DACA student gives insight on what it’s like to be a “Dreamer”

Josey Garcia, Guest Columnist

Editor’s note: Josey Garcia is not the author’s real name. In order to be honest about what it’s like being a “DACA student” during this time of immigration flux, Garcia asked Crusader to change her name. She is a sophomore at SCCC.


In today’s society, there’s a lot of people that do not understand and are blind to what the Deferred Action for Childhood Arrival (DACA) program is and what the “DREAMERS” are all about. Many people believe that DACA students have the same and equal rights as any other student, but we do not. This program gave “protected status” to immigrants who arrived “illegally” in the U.S. before they turned 16.

The first thing you should know is that we didn’t choose for this happen to us. Most of our parents just wanted us to have a better future. Many are like myself; brought to the U.S. at a very young age. This country and its culture is all we know. We work, pay taxes, and go to school like any other citizen.

DACA allows me to remain in the U.S. with a permanent permit to work, study and a driver’s license. There are more than 750,000 registered and vetted “DACA kids” throughout this country. DACA, however, does not offer us a pathway to citizenship. It just means that we won’t be deported; yet if I am honest, that fear is always in the back of our minds.

We are scared that one day someone may come into our home and take us away, away from everything that is familiar to us. All we want is to live a peaceful and happy life without any fear, get our education to become an educated person to help our society and make a better tomorrow.

With this program, we are not able to get any financial aid for college or participate in any government funding/programs. We cannot leave the country and we don’t qualify to get health insurance. My grandma died last year and I couldn’t go to say goodbye or attend her funeral. I think twice before going to the doctor, since I have to pay everything by myself. I have been very sick and I would just suck it up because of the fear of the amount of the bill.

Angelica Alfaro
DACA kids receive several opportunities in America such as obtaining a higher education and a work permit. Many don’t know that although they do receive theses opportunities there are several down falls. DACA kids are allowed a higher education, but a lot of the times they have to pay out of pocket and don’t receive much help.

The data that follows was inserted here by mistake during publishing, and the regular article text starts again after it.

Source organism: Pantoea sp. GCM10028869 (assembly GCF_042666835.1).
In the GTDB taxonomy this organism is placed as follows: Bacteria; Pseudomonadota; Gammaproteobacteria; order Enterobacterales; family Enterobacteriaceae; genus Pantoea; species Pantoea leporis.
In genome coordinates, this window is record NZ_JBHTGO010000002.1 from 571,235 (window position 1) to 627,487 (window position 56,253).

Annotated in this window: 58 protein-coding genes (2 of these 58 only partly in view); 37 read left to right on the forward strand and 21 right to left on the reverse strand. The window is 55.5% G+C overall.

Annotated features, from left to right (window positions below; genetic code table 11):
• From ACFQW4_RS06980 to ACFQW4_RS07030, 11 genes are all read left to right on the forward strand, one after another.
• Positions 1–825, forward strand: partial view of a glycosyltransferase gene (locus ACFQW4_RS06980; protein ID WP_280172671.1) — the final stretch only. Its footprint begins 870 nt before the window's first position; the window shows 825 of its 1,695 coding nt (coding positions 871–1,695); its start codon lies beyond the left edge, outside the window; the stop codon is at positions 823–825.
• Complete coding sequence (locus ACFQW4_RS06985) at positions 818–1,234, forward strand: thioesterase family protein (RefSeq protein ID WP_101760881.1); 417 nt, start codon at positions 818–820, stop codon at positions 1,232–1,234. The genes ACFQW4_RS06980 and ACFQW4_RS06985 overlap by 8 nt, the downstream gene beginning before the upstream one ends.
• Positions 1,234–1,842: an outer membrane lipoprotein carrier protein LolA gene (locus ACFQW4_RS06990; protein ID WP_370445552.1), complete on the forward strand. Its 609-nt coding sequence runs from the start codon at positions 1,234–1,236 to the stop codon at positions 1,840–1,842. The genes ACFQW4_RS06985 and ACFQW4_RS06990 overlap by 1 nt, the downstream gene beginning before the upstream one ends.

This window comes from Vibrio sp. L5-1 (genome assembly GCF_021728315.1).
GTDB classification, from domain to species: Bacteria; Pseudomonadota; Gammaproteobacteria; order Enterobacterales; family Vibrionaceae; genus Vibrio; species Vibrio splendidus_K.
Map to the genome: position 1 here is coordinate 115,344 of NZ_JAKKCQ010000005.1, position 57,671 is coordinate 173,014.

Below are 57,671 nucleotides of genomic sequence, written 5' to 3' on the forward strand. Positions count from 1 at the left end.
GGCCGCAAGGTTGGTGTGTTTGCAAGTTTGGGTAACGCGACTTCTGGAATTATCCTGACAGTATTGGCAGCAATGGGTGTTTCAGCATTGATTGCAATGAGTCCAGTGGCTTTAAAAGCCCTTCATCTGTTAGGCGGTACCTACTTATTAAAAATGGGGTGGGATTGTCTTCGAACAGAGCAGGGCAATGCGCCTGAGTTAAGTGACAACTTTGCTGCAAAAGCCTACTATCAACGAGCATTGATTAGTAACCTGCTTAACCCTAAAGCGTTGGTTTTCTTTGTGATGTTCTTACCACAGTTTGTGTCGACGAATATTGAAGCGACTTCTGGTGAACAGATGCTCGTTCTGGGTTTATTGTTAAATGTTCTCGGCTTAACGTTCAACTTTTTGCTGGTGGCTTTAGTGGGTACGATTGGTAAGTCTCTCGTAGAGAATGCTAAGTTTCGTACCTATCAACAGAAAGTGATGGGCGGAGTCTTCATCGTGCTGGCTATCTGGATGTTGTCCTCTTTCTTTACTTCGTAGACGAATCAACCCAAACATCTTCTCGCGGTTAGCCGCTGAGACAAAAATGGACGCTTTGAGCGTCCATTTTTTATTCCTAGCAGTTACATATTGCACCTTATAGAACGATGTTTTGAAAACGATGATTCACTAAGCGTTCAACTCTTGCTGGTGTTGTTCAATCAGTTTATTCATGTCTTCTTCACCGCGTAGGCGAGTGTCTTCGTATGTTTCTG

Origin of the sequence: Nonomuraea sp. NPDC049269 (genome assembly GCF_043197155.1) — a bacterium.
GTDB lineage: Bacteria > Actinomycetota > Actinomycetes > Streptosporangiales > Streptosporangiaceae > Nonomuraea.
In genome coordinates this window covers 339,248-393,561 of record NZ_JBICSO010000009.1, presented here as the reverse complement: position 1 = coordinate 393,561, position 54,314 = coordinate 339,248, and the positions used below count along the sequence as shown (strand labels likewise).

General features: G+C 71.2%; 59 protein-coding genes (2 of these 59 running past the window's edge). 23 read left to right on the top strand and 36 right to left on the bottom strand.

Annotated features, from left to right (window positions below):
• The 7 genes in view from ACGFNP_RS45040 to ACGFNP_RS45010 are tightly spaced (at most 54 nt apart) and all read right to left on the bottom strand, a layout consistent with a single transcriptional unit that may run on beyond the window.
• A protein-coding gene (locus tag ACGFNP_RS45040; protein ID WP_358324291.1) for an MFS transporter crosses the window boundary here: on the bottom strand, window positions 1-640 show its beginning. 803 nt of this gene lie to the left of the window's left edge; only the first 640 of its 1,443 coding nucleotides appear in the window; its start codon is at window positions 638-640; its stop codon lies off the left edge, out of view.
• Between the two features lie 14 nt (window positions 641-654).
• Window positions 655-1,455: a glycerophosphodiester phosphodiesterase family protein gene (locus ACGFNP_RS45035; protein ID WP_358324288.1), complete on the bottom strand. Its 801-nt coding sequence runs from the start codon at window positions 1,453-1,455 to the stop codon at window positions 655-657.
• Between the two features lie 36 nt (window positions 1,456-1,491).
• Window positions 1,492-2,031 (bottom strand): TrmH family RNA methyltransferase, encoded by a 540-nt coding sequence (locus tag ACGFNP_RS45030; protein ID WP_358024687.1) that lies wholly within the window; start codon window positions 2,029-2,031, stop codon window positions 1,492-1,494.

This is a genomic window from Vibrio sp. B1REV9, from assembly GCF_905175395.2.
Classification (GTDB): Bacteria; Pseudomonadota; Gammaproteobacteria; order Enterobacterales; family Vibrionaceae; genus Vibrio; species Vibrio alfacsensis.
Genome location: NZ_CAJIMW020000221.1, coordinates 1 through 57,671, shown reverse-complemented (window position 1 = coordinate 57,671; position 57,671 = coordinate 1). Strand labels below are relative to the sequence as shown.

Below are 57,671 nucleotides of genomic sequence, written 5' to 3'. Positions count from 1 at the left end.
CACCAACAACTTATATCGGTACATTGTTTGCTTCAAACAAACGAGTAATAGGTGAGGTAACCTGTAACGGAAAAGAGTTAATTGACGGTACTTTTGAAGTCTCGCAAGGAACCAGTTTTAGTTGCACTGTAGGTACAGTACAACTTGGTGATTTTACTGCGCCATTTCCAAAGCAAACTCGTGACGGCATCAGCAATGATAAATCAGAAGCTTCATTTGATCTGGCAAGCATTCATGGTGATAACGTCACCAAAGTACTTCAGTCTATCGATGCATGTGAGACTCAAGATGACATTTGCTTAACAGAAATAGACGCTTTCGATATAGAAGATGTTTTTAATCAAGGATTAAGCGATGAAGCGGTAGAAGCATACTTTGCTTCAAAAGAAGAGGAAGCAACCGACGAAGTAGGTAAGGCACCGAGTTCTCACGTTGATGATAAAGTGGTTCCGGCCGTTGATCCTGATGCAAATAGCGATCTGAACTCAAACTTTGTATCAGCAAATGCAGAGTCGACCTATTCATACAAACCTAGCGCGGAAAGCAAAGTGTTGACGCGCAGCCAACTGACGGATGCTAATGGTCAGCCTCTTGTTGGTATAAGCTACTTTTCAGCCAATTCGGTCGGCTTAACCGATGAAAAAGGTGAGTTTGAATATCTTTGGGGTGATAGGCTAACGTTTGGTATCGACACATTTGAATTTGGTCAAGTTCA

The work we put in to get into school and pay for it feels like twice the work it would take someone that is a citizen. One of the hardest parts of applying for a college or university is not knowing where we fall: We are neither citizens nor residents. For me, that’s the hardest part of filling out any application.

We ARE able to qualify for some scholarships but a lot of us don’t believe we are smart enough to get them. And honestly, we are scared to apply out of fear that someone finds out we are not citizens.  

I admit that sometimes I do get jealous when I see students at Seward get or qualify for financial aid and can go to school without paying a penny. I don’t understand how some don’t show up to class or don’t do their homework. To me, as a DACA student, I consider it a privilege.

A lot of us are scared to say we are “DACA students” because of the judgement of others and the threats. In many cases, people say that they will call immigration on us. Sadly, most of those people are friends. That is why we’d rather not say our status to anyone. We live our life with fear, fear of losing everything we work so hard to get. That everything can be taken away in a blink of an eye.

We don’t have the luxury of going out and partying like other young adults our age because of the fear of getting caught. We cannot speed in our cars or go out for a drink with friends because if we get stopped, whether we are driving or not, we are the ones to go to jail. Even if there is no alcohol in our system, we are the ones to get arrested while the other people just get a ticket. If we get in an accident, even though it was the other person’s fault and they are citizens, we can get arrested and they are free to go. We go through this everyday just because we were not lucky enough to have been born in this country. It can be very stressful living and always worrying about this kind of stuff.

There are a lot of people that could have had the opportunity to apply to the DACA program and did not because of the fear, not only for them but their families too. When we apply, we expose our family because we have to give them all of their names and addresses of where we live.

I am very blessed to have gotten this opportunity to be able to work, drive and go to school. However, the fear that all of it can be taken away is always on my mind.

I write this article to all those DACA students out there to let them know that they are not alone and that there are others — yes, right here at SCCC. We need to keep our heads up and have our dreams and goals ahead. I will never stop fighting. My determination to succeed is the one thing that no one can ever take away.